For optical fiber communications the system shown in Figure 1.2 (b) may be considered in slightly greater detail, as given in Figure. In an optical communications system, information from the source is encoded into electrical signals that can drive the transmitter. The transmitter consists of an LED or laser and is pulsed at the incoming frequency. The transmitter performs an EO conversion. The fiber acts as an optical waveguide. At the detector, the signals undergo an OE conversion, are decoded, and are sent to their destination. Fiber-optic system characteristics include attenuation, interference, and bandwidth characteristics. Fiber-optic systems are also secure from data tapping, and tampering can be detected far more easily than with metallic-based transmission medium or free-space propagation.

Forms of optical communication:

• Optical fiber communications

• Free-space optical communication

1.3.1 Optical fiber communication

Optical fiber communication is the most common type of channel for optical communications; however, other types of optical waveguides are used within communications gear, and have even formed the channel of very short distance (e.g. chip-to-chip, intra-chip) links in laboratory trials. Components of optical fiber communication:

Ø Optical transmitters:

The transmitters in optical fiber links are generally light-emitting diodes (LED) or laser diodes. Infrared light, rather than visible light is used more commonly, because optical fibers transmit infrared wavelengths with less attenuation and dispersion. The signal encoding is typically simple intensity modulation.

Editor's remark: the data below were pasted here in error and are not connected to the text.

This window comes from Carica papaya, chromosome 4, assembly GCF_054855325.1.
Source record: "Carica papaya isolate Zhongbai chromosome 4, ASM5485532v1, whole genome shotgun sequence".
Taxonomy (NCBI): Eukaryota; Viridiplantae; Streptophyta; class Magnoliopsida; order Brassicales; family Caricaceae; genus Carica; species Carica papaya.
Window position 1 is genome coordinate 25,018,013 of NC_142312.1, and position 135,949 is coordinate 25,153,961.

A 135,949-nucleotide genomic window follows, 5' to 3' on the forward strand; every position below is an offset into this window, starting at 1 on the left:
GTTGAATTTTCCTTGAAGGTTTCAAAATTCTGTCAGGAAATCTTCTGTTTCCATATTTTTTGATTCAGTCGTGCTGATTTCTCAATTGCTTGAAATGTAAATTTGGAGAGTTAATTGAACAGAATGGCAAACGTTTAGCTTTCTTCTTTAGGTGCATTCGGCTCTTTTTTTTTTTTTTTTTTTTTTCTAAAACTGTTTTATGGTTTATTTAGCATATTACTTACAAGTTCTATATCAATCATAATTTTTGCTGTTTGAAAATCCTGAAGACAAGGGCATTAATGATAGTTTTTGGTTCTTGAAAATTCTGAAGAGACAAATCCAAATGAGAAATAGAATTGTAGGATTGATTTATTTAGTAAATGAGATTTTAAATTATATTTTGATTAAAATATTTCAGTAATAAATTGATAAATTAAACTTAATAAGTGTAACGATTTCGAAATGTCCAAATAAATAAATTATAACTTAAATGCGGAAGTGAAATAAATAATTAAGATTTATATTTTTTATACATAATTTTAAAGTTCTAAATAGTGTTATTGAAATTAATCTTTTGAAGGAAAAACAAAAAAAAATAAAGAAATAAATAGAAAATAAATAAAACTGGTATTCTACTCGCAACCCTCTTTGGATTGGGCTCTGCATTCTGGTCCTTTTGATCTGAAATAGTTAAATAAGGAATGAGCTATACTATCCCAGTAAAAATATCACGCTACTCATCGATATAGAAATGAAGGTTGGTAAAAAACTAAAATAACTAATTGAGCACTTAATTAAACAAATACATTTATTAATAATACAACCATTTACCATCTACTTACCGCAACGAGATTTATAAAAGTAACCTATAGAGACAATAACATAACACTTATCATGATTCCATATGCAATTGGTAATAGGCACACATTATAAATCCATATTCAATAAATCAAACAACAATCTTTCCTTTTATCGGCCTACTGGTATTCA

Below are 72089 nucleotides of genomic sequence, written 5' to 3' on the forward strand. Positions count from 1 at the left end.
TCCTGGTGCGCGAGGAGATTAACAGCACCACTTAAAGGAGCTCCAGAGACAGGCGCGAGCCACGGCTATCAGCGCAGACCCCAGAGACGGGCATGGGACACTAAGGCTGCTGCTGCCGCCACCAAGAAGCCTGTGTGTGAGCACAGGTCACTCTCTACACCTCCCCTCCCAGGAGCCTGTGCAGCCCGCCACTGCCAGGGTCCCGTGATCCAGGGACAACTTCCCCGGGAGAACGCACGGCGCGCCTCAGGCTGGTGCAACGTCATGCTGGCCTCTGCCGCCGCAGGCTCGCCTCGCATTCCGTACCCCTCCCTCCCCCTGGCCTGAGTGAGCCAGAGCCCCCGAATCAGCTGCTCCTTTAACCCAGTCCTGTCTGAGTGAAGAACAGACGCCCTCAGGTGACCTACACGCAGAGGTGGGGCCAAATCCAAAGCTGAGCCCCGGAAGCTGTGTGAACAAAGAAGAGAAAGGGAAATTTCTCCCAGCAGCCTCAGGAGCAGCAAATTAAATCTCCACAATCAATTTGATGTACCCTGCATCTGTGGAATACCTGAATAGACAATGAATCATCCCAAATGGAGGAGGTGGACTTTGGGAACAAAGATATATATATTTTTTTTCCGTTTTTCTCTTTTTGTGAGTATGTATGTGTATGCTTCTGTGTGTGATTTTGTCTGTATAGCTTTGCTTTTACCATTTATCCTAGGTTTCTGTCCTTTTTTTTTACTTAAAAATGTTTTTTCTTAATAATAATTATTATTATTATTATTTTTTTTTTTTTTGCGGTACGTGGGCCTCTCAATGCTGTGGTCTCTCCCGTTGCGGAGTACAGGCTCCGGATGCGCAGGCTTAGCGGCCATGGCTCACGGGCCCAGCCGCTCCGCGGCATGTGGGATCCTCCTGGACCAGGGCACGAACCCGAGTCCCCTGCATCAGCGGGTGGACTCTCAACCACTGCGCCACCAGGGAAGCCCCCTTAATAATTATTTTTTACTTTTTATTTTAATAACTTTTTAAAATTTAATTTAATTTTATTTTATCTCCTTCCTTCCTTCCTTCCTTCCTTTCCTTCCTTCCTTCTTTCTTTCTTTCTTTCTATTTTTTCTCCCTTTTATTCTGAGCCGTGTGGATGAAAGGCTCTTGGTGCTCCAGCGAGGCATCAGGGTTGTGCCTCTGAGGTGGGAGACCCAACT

It converts electrical signals into optical signals and launches the optical signals into an optical fiber. A fiber optic transmitter consists of an interface circuit, a source drive circuit, and an optical source. The interface circuit accepts the incoming electrical signal and processes it to make it compatible with the source drive circuit. The source drive circuit intensity modulates the optical source by varying the current through the source.

Ø Optical receivers:

Semiconductor photodiodes are used for the receivers in virtually all optical communication systems. There are two basic types of photodiodes in use:

•Photodiodes where, reverse biased junction is applied

• Avalanche photodiodes

1.3.2: Free-space optical communication

Free Space Optics (FSO) is an optical communication technology that uses light propagating in free space to transmit data between two points. The technology is useful where the physical connections by the means of fiber optic cables are impractical due to high costs or other.

1.4 Advantage of optical communication

Fiber optic communication has been growing at a phenomenal pace over the past twenty years, so rapidly, in fact, that its impact is increasingly felt in nearly all aspects of communications technology. The demand for transmission over the global telecommunications network will continue to at an exponential rate and only fiber optics will be able to meet up this challenge.

Communication using an optical carrier wave guided along a glass fiber has a number of extremely attractive features; hence it is useful to consider the merits and special features offered by optical fiber communication over more conventional electrical communications. The advantages are mainly as following:-